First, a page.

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I am writing a 2d game using LibGDX. The view to the game world is top-down. The game shows a grid of lines, which looks nice when the camera is at its initial position (0,0).

The problem is now that when I move (shift) the camera left/right/up/down this grid sometimes becomes a bit blurry, so the lines do not look perfectly sharp any more.

I assume this is because in these cases the grid lines are not exactly on screen pixels, but somewhere in between. Is this correct?

In any case: Are there any "best practices" how to address this problem (not necessarily LibGDX-specific)?

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I assume this is because in these cases the grid lines are not exactly on screen pixels, but somewhere in between. Is this correct?

Yes, this is correct. The camera in LibGDX is based on a vector, which is made out of floats. When your camera is in between pixels (like at (1.2f, 63.5f)), then you will start to see that blur you mention because the rendering engine will try to draw in between pixels and approximate the colors.

The simplest way to deal with that is to the position of the camera as an integer.

camera.x = (int) camera.x;
camera.y = (int) camera.y;

The best way to do this would be directly when you position your camera. If you move your camera with a player, for example, then the code would look like this:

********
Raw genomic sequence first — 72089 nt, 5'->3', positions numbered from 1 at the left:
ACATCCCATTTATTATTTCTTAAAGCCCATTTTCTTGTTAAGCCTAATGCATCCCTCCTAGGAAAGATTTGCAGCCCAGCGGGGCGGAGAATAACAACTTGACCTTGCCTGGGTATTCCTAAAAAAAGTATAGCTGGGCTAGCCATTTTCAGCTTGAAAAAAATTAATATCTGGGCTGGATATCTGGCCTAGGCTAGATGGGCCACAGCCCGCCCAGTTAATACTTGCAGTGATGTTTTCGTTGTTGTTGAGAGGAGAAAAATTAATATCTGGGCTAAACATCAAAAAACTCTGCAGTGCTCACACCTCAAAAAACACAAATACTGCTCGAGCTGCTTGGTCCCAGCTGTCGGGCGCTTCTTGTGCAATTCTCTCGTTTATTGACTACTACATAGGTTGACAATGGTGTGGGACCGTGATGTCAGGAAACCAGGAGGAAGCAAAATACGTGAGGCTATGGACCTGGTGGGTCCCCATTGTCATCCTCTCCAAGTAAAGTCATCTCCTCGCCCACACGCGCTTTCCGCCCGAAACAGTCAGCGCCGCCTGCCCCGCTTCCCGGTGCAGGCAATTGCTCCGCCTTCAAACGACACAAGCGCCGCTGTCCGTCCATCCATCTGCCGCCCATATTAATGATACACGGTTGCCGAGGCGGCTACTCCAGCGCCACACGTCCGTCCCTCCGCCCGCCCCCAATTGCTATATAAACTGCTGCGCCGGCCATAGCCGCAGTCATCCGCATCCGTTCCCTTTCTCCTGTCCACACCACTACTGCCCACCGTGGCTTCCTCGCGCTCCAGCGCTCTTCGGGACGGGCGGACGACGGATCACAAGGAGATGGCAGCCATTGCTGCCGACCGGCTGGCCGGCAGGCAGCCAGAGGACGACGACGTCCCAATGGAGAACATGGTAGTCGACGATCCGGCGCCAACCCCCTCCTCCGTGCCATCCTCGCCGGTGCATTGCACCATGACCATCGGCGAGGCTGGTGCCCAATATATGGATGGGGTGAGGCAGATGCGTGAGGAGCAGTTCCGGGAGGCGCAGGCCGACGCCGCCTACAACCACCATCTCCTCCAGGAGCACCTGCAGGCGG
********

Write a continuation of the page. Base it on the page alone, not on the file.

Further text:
camera.x = (int) (player.x + xOffset);
camera.y = (int) (player.y + yOffset);
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  • \$\begingroup\$ That makes sense, thanks for your quick reply. There is one more issue (in my case) though: I am using different world space coordinates than screen space coordinates. So I cannot directly cast to int, that makes my camera "jump" around. Is there an easy way to achieve your logic even in this case? \$\endgroup\$ – Matthias Jul 22 '14 at 19:08
  • \$\begingroup\$ @Matthias Just make sure that the screen space coordinates are good when you make your conversions. Else than that, you cannot really predict that a given world space coordinate will be converted to a integer screen coordinate. Your best bet would be to multiply and divide by your factor. Ex: camera.x = ((int) player.x * factor) / factor; \$\endgroup\$ – Alexandre Desbiens Jul 22 '14 at 19:11
  • \$\begingroup\$ Ohh that is great, thank you so much! This does exactly what I wanted :) \$\endgroup\$ – Matthias Jul 22 '14 at 19:20
  • \$\begingroup\$ @AlexandreDesbiens Isn't the camera position measured in any arbitrary unit, so that just casting them to int might cause the camera to become more jittery than necessary? Or am I misunderstanding something? \$\endgroup\$ – Joschua Aug 20 '16 at 15:29

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